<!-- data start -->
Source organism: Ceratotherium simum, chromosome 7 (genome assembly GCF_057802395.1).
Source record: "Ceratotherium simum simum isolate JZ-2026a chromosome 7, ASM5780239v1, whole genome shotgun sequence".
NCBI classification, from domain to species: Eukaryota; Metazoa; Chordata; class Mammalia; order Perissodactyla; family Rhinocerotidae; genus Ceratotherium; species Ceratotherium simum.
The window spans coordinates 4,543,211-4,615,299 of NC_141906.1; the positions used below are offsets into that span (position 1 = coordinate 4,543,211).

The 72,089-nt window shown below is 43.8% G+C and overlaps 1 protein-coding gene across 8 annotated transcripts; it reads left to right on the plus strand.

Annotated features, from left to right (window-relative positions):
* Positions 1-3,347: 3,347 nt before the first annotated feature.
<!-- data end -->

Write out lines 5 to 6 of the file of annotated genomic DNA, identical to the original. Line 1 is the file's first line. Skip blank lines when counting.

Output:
The 72,089-nt window shown below is 43.8% G+C and overlaps 1 protein-coding gene across 8 annotated transcripts; it reads left to right on the plus strand.

Annotated features, from left to right (window-relative positions):